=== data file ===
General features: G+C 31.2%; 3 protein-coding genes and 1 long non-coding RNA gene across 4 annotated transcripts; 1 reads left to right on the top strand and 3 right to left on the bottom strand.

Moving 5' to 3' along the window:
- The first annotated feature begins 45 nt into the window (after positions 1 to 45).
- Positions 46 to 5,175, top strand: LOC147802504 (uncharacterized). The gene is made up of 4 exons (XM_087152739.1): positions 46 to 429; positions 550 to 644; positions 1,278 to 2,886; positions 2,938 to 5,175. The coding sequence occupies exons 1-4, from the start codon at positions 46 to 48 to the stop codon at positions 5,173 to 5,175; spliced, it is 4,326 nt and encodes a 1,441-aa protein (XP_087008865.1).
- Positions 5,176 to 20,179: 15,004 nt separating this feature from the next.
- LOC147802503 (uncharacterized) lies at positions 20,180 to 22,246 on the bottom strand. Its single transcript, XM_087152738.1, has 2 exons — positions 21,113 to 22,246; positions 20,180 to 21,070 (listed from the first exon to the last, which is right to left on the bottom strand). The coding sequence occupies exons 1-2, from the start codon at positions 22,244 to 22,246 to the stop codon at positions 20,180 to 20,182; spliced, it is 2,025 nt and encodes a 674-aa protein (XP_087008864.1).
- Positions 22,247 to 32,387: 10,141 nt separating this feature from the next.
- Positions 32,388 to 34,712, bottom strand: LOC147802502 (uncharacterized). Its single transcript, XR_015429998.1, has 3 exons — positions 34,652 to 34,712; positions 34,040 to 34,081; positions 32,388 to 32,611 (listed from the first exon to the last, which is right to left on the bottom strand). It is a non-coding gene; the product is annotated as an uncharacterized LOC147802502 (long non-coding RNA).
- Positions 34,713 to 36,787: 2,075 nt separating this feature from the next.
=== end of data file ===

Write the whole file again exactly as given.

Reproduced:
General features: G+C 31.2%; 3 protein-coding genes and 1 long non-coding RNA gene across 4 annotated transcripts; 1 reads left to right on the top strand and 3 right to left on the bottom strand.

Moving 5' to 3' along the window:
- The first annotated feature begins 45 nt into the window (after positions 1 to 45).
- Positions 46 to 5,175, top strand: LOC147802504 (uncharacterized). The gene is made up of 4 exons (XM_087152739.1): positions 46 to 429; positions 550 to 644; positions 1,278 to 2,886; positions 2,938 to 5,175. The coding sequence occupies exons 1-4, from the start codon at positions 46 to 48 to the stop codon at positions 5,173 to 5,175; spliced, it is 4,326 nt and encodes a 1,441-aa protein (XP_087008865.1).
- Positions 5,176 to 20,179: 15,004 nt separating this feature from the next.
- LOC147802503 (uncharacterized) lies at positions 20,180 to 22,246 on the bottom strand. Its single transcript, XM_087152738.1, has 2 exons — positions 21,113 to 22,246; positions 20,180 to 21,070 (listed from the first exon to the last, which is right to left on the bottom strand). The coding sequence occupies exons 1-2, from the start codon at positions 22,244 to 22,246 to the stop codon at positions 20,180 to 20,182; spliced, it is 2,025 nt and encodes a 674-aa protein (XP_087008864.1).
- Positions 22,247 to 32,387: 10,141 nt separating this feature from the next.
- Positions 32,388 to 34,712, bottom strand: LOC147802502 (uncharacterized). Its single transcript, XR_015429998.1, has 3 exons — positions 34,652 to 34,712; positions 34,040 to 34,081; positions 32,388 to 32,611 (listed from the first exon to the last, which is right to left on the bottom strand). It is a non-coding gene; the product is annotated as an uncharacterized LOC147802502 (long non-coding RNA).
- Positions 34,713 to 36,787: 2,075 nt separating this feature from the next.